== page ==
Another day, another calamity wrought by the fossil fuels industry. The latest? Over 75,000 gallons of oil spilled out of a downed tanker and into the Sundarban Delta straddling Bangladesh and India. A UNESCO-protected world heritage site, the Sundarbans are the world’s largest tidal mangrove forest, and, as home to hundreds of endangered Bengal tigers and riverine Irrawaddy and Ganges dolphins, one of the most bio-diverse places on Earth.
Transporting tens of thousands of gallons of oil through one of the most fragile and magnificent ecosystems on Earth – what could go wrong?
It seems that no one at the Padma Oil Company bothered to ask. In the absence of any concerted government clean-up effort, the post-atrocity game plan, so far, has desperate, unprotected, and ill-equipped villagers sponging, spooning, and netting oil out of the water. That they are more or less fishing for oil carries a bitter irony when you consider that these same villagers are forbidden from fishing in the Sundarbans, while enormous commercial oil tankers are given free passage. The POC is offering to buy the oil back – do I smell a new cottage industry?
Fortunately, environmentalists in Bangladesh have been vocal in their response to the oil spill. They are calling on the government to effectively coordinate the relevant ministries to identify the affected areas, and then to clean away layers of oil in the water, on the banks of the Shela River, and from the mangrove roots which are being suffocated.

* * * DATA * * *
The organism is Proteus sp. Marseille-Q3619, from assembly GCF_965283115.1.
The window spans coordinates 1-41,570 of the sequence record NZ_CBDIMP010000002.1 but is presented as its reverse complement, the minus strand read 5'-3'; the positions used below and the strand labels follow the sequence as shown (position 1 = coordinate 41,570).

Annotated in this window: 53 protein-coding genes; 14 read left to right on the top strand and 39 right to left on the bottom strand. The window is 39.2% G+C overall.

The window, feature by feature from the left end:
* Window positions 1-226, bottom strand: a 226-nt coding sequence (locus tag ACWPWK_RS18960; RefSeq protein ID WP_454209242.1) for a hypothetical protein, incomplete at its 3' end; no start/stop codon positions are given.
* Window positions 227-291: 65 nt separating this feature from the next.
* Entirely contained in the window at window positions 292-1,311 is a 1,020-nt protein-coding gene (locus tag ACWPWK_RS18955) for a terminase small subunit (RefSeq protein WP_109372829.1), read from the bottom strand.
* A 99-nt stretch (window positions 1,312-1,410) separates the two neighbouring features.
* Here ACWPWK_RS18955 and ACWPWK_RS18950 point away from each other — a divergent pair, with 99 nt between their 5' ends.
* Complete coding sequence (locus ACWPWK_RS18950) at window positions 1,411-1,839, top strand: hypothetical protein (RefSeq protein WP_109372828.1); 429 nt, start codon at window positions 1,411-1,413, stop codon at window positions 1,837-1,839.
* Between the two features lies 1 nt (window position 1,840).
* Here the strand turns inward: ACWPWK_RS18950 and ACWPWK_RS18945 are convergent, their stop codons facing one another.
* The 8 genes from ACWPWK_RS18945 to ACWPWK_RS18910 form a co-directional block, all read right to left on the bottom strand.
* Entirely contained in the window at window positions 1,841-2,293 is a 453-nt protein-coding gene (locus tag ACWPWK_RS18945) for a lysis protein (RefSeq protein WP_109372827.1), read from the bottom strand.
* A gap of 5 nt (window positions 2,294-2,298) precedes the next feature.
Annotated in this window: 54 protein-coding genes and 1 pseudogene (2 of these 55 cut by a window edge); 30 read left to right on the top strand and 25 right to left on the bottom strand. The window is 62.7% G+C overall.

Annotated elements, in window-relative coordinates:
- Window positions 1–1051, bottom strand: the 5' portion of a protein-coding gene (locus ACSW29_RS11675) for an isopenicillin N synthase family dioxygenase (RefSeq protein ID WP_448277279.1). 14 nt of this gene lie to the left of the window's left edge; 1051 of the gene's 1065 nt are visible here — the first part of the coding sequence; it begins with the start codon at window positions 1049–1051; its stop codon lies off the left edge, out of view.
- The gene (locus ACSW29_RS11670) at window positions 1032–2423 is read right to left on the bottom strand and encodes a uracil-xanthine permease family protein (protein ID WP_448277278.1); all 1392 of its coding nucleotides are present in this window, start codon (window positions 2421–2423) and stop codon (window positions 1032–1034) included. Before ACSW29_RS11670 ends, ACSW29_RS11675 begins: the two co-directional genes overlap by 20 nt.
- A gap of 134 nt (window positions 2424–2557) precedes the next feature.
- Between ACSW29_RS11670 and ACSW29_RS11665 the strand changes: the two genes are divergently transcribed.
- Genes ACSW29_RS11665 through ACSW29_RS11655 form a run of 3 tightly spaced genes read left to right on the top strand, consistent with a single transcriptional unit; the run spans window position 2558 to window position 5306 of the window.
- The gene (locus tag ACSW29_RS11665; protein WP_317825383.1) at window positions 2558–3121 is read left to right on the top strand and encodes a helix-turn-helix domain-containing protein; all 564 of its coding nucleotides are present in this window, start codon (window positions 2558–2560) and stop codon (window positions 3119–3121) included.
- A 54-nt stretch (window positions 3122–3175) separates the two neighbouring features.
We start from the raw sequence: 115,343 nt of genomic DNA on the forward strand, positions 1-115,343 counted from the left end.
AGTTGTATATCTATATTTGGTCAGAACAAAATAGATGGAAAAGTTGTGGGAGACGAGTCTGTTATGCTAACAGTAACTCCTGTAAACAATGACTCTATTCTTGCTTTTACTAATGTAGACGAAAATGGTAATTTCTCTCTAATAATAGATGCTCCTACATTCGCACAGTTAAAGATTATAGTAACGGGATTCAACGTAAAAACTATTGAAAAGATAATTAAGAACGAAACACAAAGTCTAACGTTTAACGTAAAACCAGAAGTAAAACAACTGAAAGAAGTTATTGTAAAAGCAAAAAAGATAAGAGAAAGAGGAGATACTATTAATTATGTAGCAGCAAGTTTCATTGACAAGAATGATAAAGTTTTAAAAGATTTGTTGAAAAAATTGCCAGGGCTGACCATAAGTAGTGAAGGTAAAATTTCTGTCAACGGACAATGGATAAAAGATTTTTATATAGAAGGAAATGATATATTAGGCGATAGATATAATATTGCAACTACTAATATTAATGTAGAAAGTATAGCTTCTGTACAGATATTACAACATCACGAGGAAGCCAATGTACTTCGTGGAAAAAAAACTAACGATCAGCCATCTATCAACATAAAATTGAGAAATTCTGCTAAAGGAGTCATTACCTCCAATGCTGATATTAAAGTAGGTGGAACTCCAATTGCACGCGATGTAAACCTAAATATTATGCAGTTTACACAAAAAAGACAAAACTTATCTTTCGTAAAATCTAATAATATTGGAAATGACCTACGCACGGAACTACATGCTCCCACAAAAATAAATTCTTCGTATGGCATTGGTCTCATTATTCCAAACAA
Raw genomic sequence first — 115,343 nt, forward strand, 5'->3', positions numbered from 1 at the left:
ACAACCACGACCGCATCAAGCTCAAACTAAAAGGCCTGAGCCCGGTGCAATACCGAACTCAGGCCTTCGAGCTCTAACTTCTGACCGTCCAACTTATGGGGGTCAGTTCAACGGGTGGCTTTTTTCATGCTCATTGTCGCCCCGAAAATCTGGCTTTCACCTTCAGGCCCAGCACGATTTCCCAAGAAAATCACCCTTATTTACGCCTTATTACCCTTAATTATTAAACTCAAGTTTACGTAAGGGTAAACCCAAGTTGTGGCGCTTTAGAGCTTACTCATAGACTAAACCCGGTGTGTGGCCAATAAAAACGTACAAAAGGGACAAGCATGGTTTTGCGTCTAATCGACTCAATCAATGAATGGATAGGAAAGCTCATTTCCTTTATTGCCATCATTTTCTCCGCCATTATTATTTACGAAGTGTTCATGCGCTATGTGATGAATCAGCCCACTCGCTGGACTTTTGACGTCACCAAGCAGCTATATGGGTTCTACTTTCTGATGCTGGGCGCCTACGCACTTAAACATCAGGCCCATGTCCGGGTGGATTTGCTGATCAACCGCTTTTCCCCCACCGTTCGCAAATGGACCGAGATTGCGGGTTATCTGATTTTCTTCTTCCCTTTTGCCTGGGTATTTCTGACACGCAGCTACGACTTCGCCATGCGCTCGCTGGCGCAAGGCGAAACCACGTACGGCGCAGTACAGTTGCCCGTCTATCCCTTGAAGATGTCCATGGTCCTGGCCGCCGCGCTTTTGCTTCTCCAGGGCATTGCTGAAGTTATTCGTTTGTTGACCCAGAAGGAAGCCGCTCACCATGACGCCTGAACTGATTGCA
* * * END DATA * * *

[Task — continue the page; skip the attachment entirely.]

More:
They are further demanding that the government provide local communities the proper tools and protective gear to assist in the cleanup effort, and that it assess, treat, and compensate these communities for the health risks and damage to livelihoods caused by the spill. Advocates are calling for an immediate and permanent ban on all commercial trade routes through the waterways of the Sundarbans, and UNESCO has even warned of possibly revoking the heritage status.
Of course, this only represents one phase of the cleanup. Holding the responsible parties accountable is absolutely necessary in ensuring that these sorts of catastrophes don’t happen again.
Moreover, activists are hoping that the Sundarbans oil spill will serve as a wake-up call against the proposed Rampal Power Plant. For even as the poisonous oil spreads throughout the arterial system of rivers, tributaries, and canals of the Sundarbans, plans remain underway for the creation of the coal-fueled power plant. Located adjacent to the treasured mangrove forests, the 1320-megawatt power plant will require 4.72 million tons of coal per year, which in turn will require around 60 ships, each carrying 80,000-tons of coal. The proposed route for transporting this coal from the ports to the plant cuts right through the Sundarbans. Even without the kind of catastrophic shipwrecks we saw, these coal-carriers travel uncovered, releasing harmful toxins in the form of coal dust, sulfur, and other dangerous chemicals. The plant itself is even worse, releasing toxic gases like carbon monoxide and sulfur dioxide into the surrounding areas (a.k.a. the Sundarbans).
The stark inability of the Bangladeshi government to handle the current crisis bodes terribly for the even-higher stakes catastrophes that could result from the construction of the Rampal Power Plant. Consequently, activists both local and international are now coordinating their efforts to stop construction of the plant. Allowing these plans to go through would represent yet another victory of profit over humanity, and an increasing disregard not only for the biodiversity of the Sundarbans, but for life itself.